Two weeks following the rAAV injections, the rats were anesthetized using isoflurane and sacrificed by decapitation. Their brains were quickly removed from the skull, and the cerebellum and brain stem were removed and discarded. The brain block containing the hypothalamus was then rapidly frozen on dry ice and stored at −80°C until sectioning was done. For details about this procedure see Table S1. Briefly, the frozen brain was mounted onto Tisue-Tek® OCT compound (Sakura Finetek USA, Torrance, CA) on a chuck with the caudal portion of the brain placed down on the chuck, and the brain on the chuck was placed in the cryostat (Reichert-Jung 2800, Frigocut, Heidelberg, Germany) for twenty minutes to equilibrate the brain with a chamber temperature (CT) of −20°C and an object temperature (OT) of −16°C. Four, 12 µm thick sections of the SON region were cut and placed on polyethylene naphthalate (PEN) Membrane Frame slides (Life Technologies, Grand Island, NY, Cat. # LCM0521) under RNAase-free conditions. Four brain sections were usually mounted on a single PEN membrane slide (Fig. 2A), and between 25 and 30 slides were made from a single brain specimen for up to 120 total sections. Slides were stored immediately in a slide box embedded in dry ice, and the slide box was placed in the −80°C freezer until the slides were used for LCM (slides were used within one month of being sectioned).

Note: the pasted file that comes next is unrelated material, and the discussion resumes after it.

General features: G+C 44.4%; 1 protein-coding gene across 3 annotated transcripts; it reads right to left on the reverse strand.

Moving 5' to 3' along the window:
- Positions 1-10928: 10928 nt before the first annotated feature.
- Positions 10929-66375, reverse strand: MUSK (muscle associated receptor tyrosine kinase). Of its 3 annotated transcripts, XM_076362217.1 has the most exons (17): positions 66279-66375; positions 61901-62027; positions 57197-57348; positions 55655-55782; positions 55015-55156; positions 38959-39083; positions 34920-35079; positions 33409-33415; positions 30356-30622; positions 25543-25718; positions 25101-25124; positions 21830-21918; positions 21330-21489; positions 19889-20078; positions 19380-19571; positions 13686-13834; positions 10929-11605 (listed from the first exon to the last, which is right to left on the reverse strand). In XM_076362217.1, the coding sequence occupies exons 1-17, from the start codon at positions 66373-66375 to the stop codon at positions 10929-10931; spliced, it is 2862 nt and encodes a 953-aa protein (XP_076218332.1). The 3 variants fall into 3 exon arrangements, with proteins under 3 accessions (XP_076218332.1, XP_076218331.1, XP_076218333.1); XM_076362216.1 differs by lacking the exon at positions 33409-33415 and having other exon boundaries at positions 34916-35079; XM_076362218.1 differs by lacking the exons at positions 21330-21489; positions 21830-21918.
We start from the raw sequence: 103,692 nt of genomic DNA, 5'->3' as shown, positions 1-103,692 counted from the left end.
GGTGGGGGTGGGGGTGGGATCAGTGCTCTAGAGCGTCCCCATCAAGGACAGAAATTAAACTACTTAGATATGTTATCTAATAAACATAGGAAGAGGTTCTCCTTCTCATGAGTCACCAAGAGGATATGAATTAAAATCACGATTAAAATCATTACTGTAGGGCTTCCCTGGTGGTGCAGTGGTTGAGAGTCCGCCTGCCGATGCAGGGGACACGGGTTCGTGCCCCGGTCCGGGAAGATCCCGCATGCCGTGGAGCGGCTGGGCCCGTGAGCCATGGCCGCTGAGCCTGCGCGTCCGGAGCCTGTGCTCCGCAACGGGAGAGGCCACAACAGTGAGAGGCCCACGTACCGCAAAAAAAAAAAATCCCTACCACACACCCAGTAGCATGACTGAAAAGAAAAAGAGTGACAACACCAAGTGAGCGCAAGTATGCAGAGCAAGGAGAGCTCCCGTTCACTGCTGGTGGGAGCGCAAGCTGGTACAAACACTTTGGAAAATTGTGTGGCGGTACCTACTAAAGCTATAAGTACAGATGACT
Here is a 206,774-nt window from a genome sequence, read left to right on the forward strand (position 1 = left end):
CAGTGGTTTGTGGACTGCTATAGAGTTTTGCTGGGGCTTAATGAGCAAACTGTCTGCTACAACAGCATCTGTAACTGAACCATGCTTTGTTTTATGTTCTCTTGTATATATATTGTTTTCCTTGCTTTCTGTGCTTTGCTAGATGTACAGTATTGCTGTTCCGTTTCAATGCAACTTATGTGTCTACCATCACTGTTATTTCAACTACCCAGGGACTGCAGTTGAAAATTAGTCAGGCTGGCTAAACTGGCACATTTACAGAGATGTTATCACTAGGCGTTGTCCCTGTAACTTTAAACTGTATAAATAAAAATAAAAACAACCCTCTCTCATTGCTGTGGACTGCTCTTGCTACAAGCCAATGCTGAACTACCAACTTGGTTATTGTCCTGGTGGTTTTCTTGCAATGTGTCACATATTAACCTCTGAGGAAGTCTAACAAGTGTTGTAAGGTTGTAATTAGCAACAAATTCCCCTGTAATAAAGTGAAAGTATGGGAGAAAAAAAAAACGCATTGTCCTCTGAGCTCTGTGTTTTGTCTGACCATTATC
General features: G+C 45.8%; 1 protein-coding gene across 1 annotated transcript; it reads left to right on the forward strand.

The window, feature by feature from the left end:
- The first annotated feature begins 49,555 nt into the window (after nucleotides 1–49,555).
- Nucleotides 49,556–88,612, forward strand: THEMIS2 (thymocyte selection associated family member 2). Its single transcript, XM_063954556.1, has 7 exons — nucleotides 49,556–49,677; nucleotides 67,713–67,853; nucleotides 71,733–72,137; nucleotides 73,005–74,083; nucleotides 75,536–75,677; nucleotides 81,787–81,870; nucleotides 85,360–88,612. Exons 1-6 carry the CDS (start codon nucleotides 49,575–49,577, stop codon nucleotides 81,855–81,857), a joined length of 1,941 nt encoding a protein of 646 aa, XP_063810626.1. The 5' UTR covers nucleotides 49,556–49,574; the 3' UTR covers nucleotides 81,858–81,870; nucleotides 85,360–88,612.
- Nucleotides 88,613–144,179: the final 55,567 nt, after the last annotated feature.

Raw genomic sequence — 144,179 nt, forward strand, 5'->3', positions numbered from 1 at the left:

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Figure 2. View of brain sections on the Frame metal slide LCM slides, and the LCM Cap position.